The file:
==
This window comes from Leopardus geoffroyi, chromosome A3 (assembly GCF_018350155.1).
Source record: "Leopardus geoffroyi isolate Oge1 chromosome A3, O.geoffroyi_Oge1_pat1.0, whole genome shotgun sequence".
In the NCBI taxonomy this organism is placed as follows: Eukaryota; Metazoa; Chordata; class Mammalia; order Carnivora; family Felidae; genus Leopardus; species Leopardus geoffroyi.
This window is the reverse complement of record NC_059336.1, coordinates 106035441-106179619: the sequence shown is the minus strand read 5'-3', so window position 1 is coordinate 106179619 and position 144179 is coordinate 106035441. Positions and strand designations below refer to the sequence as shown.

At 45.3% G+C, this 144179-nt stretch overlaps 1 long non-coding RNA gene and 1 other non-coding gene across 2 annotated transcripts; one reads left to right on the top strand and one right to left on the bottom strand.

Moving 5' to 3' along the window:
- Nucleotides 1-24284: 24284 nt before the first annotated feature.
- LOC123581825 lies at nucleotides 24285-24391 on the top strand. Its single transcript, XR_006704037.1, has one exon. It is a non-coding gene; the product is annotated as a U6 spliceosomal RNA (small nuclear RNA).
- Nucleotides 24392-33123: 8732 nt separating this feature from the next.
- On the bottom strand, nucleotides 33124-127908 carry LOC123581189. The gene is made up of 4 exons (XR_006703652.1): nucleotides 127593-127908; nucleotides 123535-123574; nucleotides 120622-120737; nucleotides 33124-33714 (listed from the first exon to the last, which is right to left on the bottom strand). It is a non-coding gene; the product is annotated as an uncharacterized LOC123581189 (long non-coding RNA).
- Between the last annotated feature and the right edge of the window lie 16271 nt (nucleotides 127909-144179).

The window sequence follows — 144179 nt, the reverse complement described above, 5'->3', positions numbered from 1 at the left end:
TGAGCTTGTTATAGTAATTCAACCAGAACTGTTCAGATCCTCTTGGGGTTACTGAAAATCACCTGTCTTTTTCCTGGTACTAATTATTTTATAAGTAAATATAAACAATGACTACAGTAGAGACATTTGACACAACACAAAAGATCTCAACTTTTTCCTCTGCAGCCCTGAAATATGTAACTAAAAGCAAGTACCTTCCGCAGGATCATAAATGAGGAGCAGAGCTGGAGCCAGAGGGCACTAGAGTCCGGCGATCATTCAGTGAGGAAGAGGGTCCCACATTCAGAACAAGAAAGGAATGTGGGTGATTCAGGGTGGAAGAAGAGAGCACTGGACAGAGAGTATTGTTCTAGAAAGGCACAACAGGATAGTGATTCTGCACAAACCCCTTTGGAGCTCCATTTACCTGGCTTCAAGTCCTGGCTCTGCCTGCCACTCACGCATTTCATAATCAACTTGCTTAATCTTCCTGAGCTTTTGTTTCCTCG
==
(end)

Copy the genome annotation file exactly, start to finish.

This window comes from Leopardus geoffroyi, chromosome A3 (assembly GCF_018350155.1).
Source record: "Leopardus geoffroyi isolate Oge1 chromosome A3, O.geoffroyi_Oge1_pat1.0, whole genome shotgun sequence".
In the NCBI taxonomy this organism is placed as follows: Eukaryota; Metazoa; Chordata; class Mammalia; order Carnivora; family Felidae; genus Leopardus; species Leopardus geoffroyi.
This window is the reverse complement of record NC_059336.1, coordinates 106035441-106179619: the sequence shown is the minus strand read 5'-3', so window position 1 is coordinate 106179619 and position 144179 is coordinate 106035441. Positions and strand designations below refer to the sequence as shown.

At 45.3% G+C, this 144179-nt stretch overlaps 1 long non-coding RNA gene and 1 other non-coding gene across 2 annotated transcripts; one reads left to right on the top strand and one right to left on the bottom strand.

Moving 5' to 3' along the window:
- Nucleotides 1-24284: 24284 nt before the first annotated feature.
- LOC123581825 lies at nucleotides 24285-24391 on the top strand. Its single transcript, XR_006704037.1, has one exon. It is a non-coding gene; the product is annotated as a U6 spliceosomal RNA (small nuclear RNA).
- Nucleotides 24392-33123: 8732 nt separating this feature from the next.
- On the bottom strand, nucleotides 33124-127908 carry LOC123581189. The gene is made up of 4 exons (XR_006703652.1): nucleotides 127593-127908; nucleotides 123535-123574; nucleotides 120622-120737; nucleotides 33124-33714 (listed from the first exon to the last, which is right to left on the bottom strand). It is a non-coding gene; the product is annotated as an uncharacterized LOC123581189 (long non-coding RNA).
- Between the last annotated feature and the right edge of the window lie 16271 nt (nucleotides 127909-144179).

The window sequence follows — 144179 nt, the reverse complement described above, 5'->3', positions numbered from 1 at the left end:
TGAGCTTGTTATAGTAATTCAACCAGAACTGTTCAGATCCTCTTGGGGTTACTGAAAATCACCTGTCTTTTTCCTGGTACTAATTATTTTATAAGTAAATATAAACAATGACTACAGTAGAGACATTTGACACAACACAAAAGATCTCAACTTTTTCCTCTGCAGCCCTGAAATATGTAACTAAAAGCAAGTACCTTCCGCAGGATCATAAATGAGGAGCAGAGCTGGAGCCAGAGGGCACTAGAGTCCGGCGATCATTCAGTGAGGAAGAGGGTCCCACATTCAGAACAAGAAAGGAATGTGGGTGATTCAGGGTGGAAGAAGAGAGCACTGGACAGAGAGTATTGTTCTAGAAAGGCACAACAGGATAGTGATTCTGCACAAACCCCTTTGGAGCTCCATTTACCTGGCTTCAAGTCCTGGCTCTGCCTGCCACTCACGCATTTCATAATCAACTTGCTTAATCTTCCTGAGCTTTTGTTTCCTCG